Fireworks Task Force Formed in Boston, Where Complaints Are Up Over 5,500%

“The fireworks situation is out of control,” Mayor Marty Walsh said Friday

A new task force has been formed to address the skyrocketing levels of illegal fireworks in Boston, Mayor Marty Walsh announced Friday.

Residents have been hearing fireworks go off nearly every night for weeks in and around the city. Police in the region have seized several caches of fireworks, including this weekend in Dorchester in a rented UHaul van.

“The fireworks situation is out of control,” Mayor Marty Walsh said during an appearance on Boston Public Radio on Friday. “I hear them every night, everyone hears them at night. They’re not even fireworks, they’re more like bombs.”

Fireworks calls to the Boston Police Department increased 5,543% in June compared to the same time last year, according to the City of Boston. There were 139 total calls last June and 7,844 this June.

Fireworks complaints to Boston police are up 2,300% this year, the mayor said.

"People lose sleep, babies get woken up, some people with PTSD experience real harms, pets are terrified and they're fire hazards," Walsh said in a public statement. "Working together with our partners in public safety, the City Council and the community as a Task Force is an important way to address this issue and work to take fireworks off the streets."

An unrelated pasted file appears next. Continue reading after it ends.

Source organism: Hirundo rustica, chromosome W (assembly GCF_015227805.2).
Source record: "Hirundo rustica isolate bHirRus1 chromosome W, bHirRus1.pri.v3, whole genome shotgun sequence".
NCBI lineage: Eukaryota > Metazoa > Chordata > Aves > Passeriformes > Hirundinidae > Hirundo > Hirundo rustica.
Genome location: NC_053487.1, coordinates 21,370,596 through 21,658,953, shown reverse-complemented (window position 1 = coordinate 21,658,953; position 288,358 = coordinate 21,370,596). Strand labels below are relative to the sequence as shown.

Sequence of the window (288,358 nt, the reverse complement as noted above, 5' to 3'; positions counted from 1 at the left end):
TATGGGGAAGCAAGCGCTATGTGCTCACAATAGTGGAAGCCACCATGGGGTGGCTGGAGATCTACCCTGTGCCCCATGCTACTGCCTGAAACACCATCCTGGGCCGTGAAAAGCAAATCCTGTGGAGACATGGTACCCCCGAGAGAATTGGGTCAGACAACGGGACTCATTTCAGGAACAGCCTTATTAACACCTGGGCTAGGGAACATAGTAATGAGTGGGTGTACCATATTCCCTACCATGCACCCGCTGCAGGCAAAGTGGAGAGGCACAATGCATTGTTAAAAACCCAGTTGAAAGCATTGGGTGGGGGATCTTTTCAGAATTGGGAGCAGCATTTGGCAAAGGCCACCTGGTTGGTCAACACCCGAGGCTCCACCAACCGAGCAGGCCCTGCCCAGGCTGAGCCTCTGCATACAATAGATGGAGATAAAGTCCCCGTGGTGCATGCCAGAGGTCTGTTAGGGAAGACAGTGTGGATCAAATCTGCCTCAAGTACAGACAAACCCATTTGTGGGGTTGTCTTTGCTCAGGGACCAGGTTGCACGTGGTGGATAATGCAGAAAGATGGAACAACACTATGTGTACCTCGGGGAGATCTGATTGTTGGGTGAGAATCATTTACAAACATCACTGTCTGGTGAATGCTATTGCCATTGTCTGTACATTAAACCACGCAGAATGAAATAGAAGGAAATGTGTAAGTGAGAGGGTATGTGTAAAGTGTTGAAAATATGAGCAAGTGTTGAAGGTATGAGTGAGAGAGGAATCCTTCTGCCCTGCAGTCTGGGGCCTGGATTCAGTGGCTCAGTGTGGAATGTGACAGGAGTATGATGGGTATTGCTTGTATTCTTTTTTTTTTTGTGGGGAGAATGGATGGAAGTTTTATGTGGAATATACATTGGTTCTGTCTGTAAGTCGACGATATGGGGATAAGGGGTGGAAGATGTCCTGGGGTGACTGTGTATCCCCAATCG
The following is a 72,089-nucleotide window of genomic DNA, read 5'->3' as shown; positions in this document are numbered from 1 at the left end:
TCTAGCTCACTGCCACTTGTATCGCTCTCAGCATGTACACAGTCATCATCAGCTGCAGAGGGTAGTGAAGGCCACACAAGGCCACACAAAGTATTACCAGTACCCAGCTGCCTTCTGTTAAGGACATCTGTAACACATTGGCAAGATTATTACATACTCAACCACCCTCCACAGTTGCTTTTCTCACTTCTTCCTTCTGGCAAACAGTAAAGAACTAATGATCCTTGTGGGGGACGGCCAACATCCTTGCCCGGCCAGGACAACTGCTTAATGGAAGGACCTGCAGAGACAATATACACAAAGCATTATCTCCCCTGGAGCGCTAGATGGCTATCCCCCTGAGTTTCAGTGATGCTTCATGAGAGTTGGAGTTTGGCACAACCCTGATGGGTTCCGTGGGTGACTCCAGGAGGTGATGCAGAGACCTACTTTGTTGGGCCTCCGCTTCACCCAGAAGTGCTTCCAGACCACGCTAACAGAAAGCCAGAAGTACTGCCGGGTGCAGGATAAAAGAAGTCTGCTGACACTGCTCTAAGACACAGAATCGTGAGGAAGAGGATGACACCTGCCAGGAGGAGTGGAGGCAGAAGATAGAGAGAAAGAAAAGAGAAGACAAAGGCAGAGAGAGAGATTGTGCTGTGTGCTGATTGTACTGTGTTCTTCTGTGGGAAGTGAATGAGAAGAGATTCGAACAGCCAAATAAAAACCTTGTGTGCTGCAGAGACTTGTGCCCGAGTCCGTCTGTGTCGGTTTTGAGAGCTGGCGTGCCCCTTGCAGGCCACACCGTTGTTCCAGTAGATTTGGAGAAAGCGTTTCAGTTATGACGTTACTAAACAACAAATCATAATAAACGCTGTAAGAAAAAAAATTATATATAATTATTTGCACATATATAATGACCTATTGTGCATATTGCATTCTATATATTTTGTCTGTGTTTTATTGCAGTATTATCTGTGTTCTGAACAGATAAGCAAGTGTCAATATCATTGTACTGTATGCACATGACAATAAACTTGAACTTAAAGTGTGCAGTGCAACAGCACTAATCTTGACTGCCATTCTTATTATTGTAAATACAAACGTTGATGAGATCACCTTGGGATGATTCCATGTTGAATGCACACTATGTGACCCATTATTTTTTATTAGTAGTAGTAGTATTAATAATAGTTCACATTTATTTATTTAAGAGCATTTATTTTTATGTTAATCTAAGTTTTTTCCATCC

Task force members include Boston City Councilors Annissa Essaibi-George, Michael Flahery, Julia Mejia and Michelle Wu. Walsh said additional task force members will be announced next week.

“We’re putting together a group of folks to have a serious conversation over the course of the next several days to talk about how we move forward here,” Walsh said in his radio appearance.

This isn't the first time Walsh has addressed the fireworks issue. At a news conference earlier this month, he revealed that fireworks complaints were up 2,300% in May from May 2019, so much he thought the number was misprinted.

Selling and possessing fireworks is illegal in Massachusetts. It is also illegal to buy them legally from somewhere else and then bring them into the state. 

“This is just completely out of control and we’re working out there," Walsh said in the radio interview Friday. "Police are trying to confiscate, but they seem to be on every corner, in every neighborhood.”

“It is bad. It’s never been like this before,” he said.

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